UFPJ’s radical agendas are visible through the transparent lens of Cagan’s longstanding ideals. A strong supporter of Fidel Castro, Cagan is a committed socialist who proudly aligns her politics with those of Communist Cuba. For seven years she directed the Cuba Information Project, demanding that the U.S. end its economic embargo of, and travel ban to, Cuba. She was a 1960s radical who, as a college student, became an activist in the Communist movement; in 1968 she broke American laws to travel to the Communist World Youth Festival in Bulgaria. The following year she joined the First Venceremos Brigade, a project initiated by the Cuban intelligence agency to recruit American leftists to help harvest sugar cane. Throughout the 1960s, Cagan was a key organizer of anti-Vietnam War protests; in the 1970s she continued to participate in the pro-Castro Venceremos Brigades; in the 1980s she supported the Communist movements in Central America while organizing demonstrations demanding an American nuclear freeze; and she was among the earliest supporters of solidarity efforts with Yasser Arafat’s Palestinian terrorists. She opposed the 1991 Gulf War. Six years later, in violation of U.S. law, she coordinated the U.S. delegation to the World Youth Festival in Cuba. Over the past three decades, Cagan has mobilized millions of demonstrators in rallies denouncing America’s foreign policies; its military-related spending; and its purportedly virulent racism, sexism, and homophobia.
In late 2004, Cagan, Benjamin, and a handful of other leftist radicals delivered $600,000 worth of cash and goods to jihadists who were fighting American troops in Fallujah, Iraq. This money was raised jointly by Global Exchange, United For Peace and Justice, Code Pink for Peace (another antiwar group founded by Benjamin), and the Middle East Children’s Alliance (whose advisory board includes Ramsey Clark, Noam Chomsky, and Fathi Arafat – brother of the late Yasser Arafat).
Benjamin and Cagan also united to establish Iraq Occupation Watch, whose express purpose is to persuade American troops to defect en masse as conscientious objectors, thereby weakening U.S. forces and leading, hopefully, to an American defeat in Iraq. "Working with local communities where U.S. troops are based," wrote Benjamin, "let’s start a ‘Bring All the Troops Home’ campaign to stop the expansion of U.S. bases and start dismantling some of the hundreds of existing bases overseas." She also exhorted "grassroots teams" to "link up with appropriate local and regional groups" in terrorist states. To run the Occupation Watch Center in Iraq, Benjamin appointed Nerween al-Mufti, an Iraqi who, for two decades, had been a journalist for Saddam Hussein’s state-controlled press.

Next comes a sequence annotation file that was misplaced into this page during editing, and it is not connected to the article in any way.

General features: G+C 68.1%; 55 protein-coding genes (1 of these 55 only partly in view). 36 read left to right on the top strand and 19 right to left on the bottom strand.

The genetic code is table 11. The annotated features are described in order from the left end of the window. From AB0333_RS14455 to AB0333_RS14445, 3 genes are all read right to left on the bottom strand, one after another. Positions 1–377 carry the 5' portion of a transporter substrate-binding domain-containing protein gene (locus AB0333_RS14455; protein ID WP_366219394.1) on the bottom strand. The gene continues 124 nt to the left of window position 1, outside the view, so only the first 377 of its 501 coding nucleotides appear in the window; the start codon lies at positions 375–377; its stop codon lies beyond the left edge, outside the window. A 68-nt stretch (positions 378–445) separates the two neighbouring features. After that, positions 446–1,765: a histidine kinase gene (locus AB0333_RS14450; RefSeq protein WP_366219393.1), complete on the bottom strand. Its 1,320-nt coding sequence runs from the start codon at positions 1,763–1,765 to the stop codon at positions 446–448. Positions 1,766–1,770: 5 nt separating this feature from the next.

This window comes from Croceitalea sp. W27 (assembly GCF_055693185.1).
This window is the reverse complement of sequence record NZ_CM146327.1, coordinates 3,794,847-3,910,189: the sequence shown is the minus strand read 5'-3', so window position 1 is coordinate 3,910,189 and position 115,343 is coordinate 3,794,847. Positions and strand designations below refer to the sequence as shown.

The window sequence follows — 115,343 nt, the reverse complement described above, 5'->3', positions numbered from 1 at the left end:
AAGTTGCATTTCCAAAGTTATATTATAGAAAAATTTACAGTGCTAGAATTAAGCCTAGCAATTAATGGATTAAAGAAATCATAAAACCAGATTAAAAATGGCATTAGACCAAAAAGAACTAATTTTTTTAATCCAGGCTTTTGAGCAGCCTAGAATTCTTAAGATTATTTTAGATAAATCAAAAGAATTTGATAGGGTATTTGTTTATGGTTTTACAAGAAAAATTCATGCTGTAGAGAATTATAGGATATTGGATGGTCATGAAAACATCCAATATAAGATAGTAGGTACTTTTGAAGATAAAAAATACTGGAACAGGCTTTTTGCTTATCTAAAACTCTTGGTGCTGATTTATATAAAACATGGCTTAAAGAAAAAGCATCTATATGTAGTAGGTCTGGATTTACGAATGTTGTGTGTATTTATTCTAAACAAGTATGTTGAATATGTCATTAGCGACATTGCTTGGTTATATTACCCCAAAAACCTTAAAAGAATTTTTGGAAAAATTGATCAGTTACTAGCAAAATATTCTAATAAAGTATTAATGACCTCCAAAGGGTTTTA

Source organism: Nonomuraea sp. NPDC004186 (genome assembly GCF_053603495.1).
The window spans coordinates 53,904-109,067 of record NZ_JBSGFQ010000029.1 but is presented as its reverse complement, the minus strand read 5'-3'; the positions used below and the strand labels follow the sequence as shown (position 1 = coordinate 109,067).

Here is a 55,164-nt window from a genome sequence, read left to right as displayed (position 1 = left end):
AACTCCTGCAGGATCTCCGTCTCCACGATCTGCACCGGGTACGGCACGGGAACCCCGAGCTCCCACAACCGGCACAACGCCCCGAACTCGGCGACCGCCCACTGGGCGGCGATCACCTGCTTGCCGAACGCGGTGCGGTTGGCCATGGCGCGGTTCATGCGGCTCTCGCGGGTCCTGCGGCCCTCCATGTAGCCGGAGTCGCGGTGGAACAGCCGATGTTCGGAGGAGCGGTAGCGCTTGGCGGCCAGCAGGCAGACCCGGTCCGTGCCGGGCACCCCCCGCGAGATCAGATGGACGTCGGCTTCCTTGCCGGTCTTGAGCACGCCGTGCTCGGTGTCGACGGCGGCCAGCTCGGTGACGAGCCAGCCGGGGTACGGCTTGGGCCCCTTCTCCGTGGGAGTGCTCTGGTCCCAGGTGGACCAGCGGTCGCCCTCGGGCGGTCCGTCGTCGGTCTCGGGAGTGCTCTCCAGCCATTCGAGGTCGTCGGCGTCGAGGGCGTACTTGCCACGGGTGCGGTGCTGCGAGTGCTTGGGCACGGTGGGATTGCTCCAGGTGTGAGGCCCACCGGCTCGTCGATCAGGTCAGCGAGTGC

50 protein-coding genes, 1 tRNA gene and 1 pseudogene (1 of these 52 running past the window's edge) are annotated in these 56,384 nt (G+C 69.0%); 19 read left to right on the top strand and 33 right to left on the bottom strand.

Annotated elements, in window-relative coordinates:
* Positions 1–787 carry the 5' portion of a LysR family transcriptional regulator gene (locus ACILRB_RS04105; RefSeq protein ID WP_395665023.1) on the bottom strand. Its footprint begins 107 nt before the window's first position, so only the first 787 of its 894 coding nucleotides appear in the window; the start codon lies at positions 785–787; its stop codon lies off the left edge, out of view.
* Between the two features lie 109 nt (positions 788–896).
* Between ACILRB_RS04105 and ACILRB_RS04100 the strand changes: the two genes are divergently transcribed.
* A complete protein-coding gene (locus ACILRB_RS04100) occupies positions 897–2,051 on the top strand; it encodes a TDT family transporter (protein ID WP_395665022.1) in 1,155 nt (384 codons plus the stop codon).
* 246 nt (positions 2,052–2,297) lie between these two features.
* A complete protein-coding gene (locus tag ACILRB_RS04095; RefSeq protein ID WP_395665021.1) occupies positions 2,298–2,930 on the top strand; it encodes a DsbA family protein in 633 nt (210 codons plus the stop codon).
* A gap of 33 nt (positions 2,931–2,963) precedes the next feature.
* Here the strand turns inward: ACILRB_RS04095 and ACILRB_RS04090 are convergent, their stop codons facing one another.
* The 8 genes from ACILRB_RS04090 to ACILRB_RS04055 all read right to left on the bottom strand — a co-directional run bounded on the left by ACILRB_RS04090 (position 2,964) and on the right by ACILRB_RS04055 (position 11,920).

UFPJ coalition members include many leftwing and communist groups, as well as a number of organizations sympathetic to the jihadist aims of the Islamists who seek the destruction not only of the United States, but of Israel as well. Among these coalition members are the following national groups or their local chapters:
Al-Awda: Also known as the Palestine Right to Return Coalition (PRRC), Al-Awda calls for the right of Arabs (and their families) to return to the homes in Israel which they (for the most part) voluntarily vacated in 1948. They left during the 1948 war that began when five Arab armies declared war against Israel on the very day of its creation. The seemingly benign request for a "right of return" is in fact a veiled attempt to destroy the state of Israel. Palestinian authorities place the number of Arabs who ought to be granted a "right of return" to Israel at 5 million. This is more than ten times the number of Arabs who actually left the Jewish portions of the British Mandate in 1948, most of whom are now deceased. The incorporation of five million Arabs into Israel would render the Jews a permanent minority in their own country, and would thus spell the end of Israel. Al-Awda fully understands this, and that is why it has made this a fundamental demand. Al-Awda sponsors exhibits, film festivals, lectures, and protests and rallies, all of which share the common feature of denouncing Israel. In September and October of 2002, Al-Awda sponsored anti-Israel rallies where its members sold t-shirts adorned with the infamous Hamas quote, "Palestine will be free from the river to the sea."
Alliance for Jewish-Christian-Muslim Understanding: Stating that the Koran generally teaches "love and toleration," this group’s website provides links to the websites of such radical leftwing organizations as the American Friends Service Committee, the American-Arab Anti-Discrimination Committee, the Women’s International League for Peace and Freedom, Women’s Action for New Directions, September 11th Families for Peaceful Tomorrows, and the Council on American-Islamic Relations.